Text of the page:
Electoral laws should always be viewed with a pessimistic point of view. In the 1950s, we thought we had a modern electoral law (Women were eligible to vote for the first time), yet we went for a civil strife in 1958, which was partly caused by the fact that the gerrymandered districts threw major Muslim leaders outside the parliament. In the 1960s, the law was also considered to be a major breakthrough. The numbers of MPs was higher than ever, the administrative cazas became electoral constituencies, and creating relatively bigger constituencies with significant multi-sectarian representation was a huge achievement that was supposed to weaken sectarianism by making it harder for a sectarian MP to make it in mixed districts, and easier for a cross-sectarian candidate to make it by getting a significant number of votes from each sectarian group. Eventually the sectarian parties were able to cope and made it massively to the parliament by entering electoral alliances with each other that would crush the secular or independent alternative (Because of the majoritarian representation and the absence of proportional representation). What Fouad Chehab wanted in 1960 was to end the influence of sectarian parties, yet what we got 15 years later was a sectarian civil war.
What I want to point out with this annoying introduction is that every detail in the electoral law counts. And the most important detail of an electoral law, especially in the Lebanese context is the influence of the law on the long run. On the short run, the Orthodox Gathering law can be a positive one (See Qifa Nabki’s post here and Karl reMarks’s post here). It can make it easier for secular candidates to make it to the parliament. Excessive sectarianism and PR can eventually result in the destruction of the “Other-sect boogeyman”. Proportional representation will create an opposition in each sect and even give it some sectarian legitimacy in a de-facto sectarian system.
On the long run, the Orthodox Gathering law might be one of the worst ones Lebanon has ever known. Even the electoral law for the executive administrative council of the Mutasarrif is to some extent better than the OG law. And here’s a useful summary (I add and sum up things I previously wrote in another post) why :
- It creates some sort of a demographic federalism while it’s not present on the ground, creating even more sectarian tensions in mixed districts. While Federalism will not be territorially present, it will be virtually emphasized by the law. We are not in Belgium where the Flemish and the Walloons are more or less geographically separated. Federalism on the political scene without being organized on the territorial scene can lead to enormous conflicts. Mount-Lebanon already experienced Federalism (The Caimacamaite regime 1840-1860) and because of the religious mix all we got was Tanios Chahin’s popular uprising in 1858 and sectarian clashes in 1841,1845, 1860 (the three Harakas).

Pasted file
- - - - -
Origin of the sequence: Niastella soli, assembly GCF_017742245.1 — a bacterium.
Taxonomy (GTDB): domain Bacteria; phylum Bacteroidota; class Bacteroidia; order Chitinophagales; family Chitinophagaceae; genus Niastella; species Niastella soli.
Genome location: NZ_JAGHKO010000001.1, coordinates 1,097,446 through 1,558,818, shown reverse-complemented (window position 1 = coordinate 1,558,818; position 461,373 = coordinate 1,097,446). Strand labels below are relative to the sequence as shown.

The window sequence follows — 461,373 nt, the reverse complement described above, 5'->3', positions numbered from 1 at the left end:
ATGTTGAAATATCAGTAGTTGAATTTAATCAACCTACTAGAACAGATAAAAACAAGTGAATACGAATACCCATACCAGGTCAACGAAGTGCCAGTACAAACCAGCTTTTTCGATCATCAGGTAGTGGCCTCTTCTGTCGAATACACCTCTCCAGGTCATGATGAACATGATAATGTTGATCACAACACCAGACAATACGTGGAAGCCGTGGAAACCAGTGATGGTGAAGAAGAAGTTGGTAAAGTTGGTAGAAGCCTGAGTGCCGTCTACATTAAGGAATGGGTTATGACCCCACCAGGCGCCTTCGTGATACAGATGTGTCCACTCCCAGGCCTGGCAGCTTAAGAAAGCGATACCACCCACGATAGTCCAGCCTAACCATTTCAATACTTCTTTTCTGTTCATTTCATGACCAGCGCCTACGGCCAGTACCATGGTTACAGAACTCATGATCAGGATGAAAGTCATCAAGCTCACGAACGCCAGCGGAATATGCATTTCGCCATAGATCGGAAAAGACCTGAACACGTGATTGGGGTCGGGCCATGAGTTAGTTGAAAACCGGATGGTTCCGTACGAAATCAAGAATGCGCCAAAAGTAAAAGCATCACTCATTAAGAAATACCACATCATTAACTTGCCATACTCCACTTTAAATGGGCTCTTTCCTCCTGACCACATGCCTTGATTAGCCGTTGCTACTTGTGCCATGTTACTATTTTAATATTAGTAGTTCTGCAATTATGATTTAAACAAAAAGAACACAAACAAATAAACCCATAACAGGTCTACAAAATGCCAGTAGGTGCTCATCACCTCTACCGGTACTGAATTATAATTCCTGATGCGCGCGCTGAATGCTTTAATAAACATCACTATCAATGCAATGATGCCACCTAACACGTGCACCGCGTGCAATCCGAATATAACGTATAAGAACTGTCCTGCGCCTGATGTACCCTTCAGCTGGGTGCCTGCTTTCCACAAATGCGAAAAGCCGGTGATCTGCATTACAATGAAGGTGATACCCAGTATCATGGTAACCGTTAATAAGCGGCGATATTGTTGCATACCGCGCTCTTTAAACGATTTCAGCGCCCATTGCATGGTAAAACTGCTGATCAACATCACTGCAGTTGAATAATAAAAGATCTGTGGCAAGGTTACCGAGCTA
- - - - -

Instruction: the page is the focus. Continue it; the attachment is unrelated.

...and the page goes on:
- It’s an apartheid law. It does not only separate people on the basis of their sects, but it also goes further than that giving the Christian population an advantage on the Muslim population (1 Christian vote=1.61 Muslim vote because 38% will elect 50%, while 62% will elect 50%). The Christians keep nagging all the time that they are 38% and elect 27% of the MPs under the 1960 law (The districts with a decisive Christian majority are Jezzine (3), Metn (8), Keserwan (5), Jbeil (3), Bsharri (2), Zghorta (3), Koura (3), Batroun (2) and Ashrafieh (5), a total of 35 MPs out of 128). Under the OG law, Christian underrepresentation would be replaced by a Muslim underrepresentation that will grow with time (Muslims have higher birth rates). The OG law removes an issue and creates a bigger one.
- It’s a one way electoral Law. Once elaborated, the elected Christian MPs will hardly accept another electoral law because the Orthodox Gathering law puts them in a privileged position. So if the Orthodox gathering law passes, its removal will be very hard. And if the system fails, which is very probable because of the inequalities, the regime will hardly be able to democratically reform itself, which opens the door for a military coup and a revolution on the Christian hegemony.
- Define a legitimate majority. What if the government doesn’t include the winning Christian or Muslim party? Would the government be considered legitimate? For a coalition to form a government, should it be obliged to have the winning party in each sect under its rank? wouldn’t that make the process hard to achieve? What if the winning Christian party and the winning Muslim party refuse to collaborate to form a government or elect the President? These few questions show how the OG law will take all our current problems (The time to form a government, the requirements of a government to be legitimate..) and make them worse. We have a lack of clear constitutional texts (Such as “There shall be no constitutional legitimacy for any authority which contradicts the pact of mutual existence” – Article J, Preamble), and the OG law will make sure that every possible deficiency (A maximum time to form a government) or lack of clarity in the constitution becomes more powerful.
- Proportional representation is known to favor extremist parties that have no luck in making it to the elections under a majoritarian representation. Just imagine what would happen if you merge PR, sect-to-sect voting, inequality, federalism feelings and sectarian tensions. You get an Islamophobic majority among Christians and an Islamist rise within the Muslim seats.
It’s not about getting 30 secular MPs in the next election. It’s about avoiding 90 Islamophobic and Islamist MPs two decades from now.
[Update: Part 3]